The Interactive Advertising Bureau (IAB) is a standards development group for the advertising industry. Their members love tracking users. They want to know where you are, who you’re with, what you’re buying, and what you think. All so they can convince you to spend slightly more on toothpaste. Or change your political opinions. Either way, they are your adversaries.

The IAB’s tech lab is working on a system called UID2. It’s a more advanced way to track you no matter what you do and no matter what steps you take to avoid it.

UID2 is a framework that enables deterministic identity for advertising opportunities on the open internet for many participants across the advertising ecosystem. The UID2 framework enables logged-in experiences from publisher websites, mobile apps, and Connected TV (CTV) apps to monetize through programmatic workflows.

Basically, they tie your email address to everything you do. Signed in to watch a TV show? Better sell that info to the advertisers so when you sign in to a different site they can send you targetted messages. Yuck.

One of the ways privacy conscious users normally avoid this is by subtly altering their email addresses for each service they use. For example, GMail ignores any dots in your username. So if you are you can also use or A user might sign up to a service and use a specifically “dotted” email address. If they later start receiving spam to that address, they know the service has leaked or sold their info.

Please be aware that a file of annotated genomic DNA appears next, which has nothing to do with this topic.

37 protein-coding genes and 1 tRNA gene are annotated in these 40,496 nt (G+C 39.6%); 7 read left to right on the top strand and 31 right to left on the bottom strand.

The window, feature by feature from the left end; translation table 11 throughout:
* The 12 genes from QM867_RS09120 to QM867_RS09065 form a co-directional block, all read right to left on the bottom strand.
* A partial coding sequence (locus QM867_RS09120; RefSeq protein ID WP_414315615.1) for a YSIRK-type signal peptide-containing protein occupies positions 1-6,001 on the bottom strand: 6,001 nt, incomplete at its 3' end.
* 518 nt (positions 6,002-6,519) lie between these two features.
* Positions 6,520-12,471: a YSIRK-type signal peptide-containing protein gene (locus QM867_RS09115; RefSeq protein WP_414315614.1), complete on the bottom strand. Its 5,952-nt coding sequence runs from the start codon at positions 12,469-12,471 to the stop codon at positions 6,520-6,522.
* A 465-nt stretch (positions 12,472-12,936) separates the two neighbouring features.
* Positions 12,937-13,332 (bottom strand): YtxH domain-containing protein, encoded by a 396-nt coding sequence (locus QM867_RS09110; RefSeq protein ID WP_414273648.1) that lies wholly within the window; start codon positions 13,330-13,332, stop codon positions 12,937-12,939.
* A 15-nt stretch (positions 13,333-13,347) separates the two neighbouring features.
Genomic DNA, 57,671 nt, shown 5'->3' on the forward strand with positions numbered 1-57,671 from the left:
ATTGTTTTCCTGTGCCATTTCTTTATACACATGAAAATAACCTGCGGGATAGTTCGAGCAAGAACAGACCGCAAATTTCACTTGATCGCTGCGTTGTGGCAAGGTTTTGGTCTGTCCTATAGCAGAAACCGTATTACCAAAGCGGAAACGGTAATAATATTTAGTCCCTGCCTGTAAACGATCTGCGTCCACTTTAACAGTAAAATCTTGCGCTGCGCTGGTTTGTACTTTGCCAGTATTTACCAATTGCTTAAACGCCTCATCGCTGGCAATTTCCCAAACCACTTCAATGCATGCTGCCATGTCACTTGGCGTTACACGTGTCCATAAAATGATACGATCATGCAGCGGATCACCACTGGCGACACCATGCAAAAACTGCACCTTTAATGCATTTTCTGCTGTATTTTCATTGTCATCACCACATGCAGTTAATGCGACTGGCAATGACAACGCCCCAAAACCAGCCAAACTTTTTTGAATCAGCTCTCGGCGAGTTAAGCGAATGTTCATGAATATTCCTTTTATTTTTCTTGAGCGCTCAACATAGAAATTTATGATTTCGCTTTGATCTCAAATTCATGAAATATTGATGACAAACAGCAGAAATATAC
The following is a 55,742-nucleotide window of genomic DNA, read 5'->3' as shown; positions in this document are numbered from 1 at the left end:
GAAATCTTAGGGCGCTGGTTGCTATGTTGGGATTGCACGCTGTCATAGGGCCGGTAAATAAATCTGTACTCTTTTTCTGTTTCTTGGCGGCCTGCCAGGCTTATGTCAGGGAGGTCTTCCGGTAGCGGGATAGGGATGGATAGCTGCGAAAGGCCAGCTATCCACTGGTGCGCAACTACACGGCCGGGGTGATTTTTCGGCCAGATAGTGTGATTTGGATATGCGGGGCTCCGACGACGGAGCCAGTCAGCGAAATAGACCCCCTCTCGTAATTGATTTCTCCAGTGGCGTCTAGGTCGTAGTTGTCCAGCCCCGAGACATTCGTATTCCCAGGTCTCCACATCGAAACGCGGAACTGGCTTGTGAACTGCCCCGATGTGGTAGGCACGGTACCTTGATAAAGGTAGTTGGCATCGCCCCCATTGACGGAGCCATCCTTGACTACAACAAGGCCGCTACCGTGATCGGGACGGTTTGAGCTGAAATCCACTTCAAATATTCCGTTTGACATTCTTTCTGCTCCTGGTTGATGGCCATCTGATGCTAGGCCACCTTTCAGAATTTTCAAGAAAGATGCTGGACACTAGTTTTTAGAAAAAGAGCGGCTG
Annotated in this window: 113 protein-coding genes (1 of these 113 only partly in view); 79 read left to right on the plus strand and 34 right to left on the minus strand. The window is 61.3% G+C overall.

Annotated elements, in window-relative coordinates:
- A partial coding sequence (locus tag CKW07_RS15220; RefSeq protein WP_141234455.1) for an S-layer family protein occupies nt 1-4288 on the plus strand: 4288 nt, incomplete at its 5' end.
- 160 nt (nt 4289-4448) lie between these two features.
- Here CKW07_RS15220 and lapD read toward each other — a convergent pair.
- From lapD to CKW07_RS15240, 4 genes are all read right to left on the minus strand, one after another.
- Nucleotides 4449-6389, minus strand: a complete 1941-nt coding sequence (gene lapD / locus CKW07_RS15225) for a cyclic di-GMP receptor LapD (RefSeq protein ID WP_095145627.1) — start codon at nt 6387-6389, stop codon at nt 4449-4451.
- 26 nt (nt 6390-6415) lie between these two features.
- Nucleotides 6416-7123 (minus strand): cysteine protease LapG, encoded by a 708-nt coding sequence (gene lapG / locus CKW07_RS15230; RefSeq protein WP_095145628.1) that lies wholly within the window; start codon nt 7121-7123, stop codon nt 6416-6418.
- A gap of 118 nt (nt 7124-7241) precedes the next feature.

You can go one step further and use plus addressing. For example and They both will appear in your normal inbox, but are unique for every service you use. Again, this is great for making sure that someone hasn’t sold your email address to spammers.

The IAB hates this.

As part of the UID2 API they specifically describe how an advertiser must “normalise” their users’ email addresses.

This means becomes plain old

I think this is pretty shitty behaviour. If someone has deliberately set their email address in this form it is because the user does not want their identities to be commingled.

Last year, I asked them to respect users’ privacy and reverse this change. They finally responded:

Thank you for your input, we thought long about this update and ultimately as it stands today it is not a change we would like to add.

So, there you have it. If you want to take even the smallest step to preserve your privacy – tough.

If you want to track which IAB members are using your data – tough.

If you want to track users even if they don’t want to be tracked – the IAB is happy to help.

If you want to opt out of this – and you trust the IAB to handle your data safely – you can submit your email address and phone number to

Personally, I recommend installing the uBlock advert blocker on all devices which support it.

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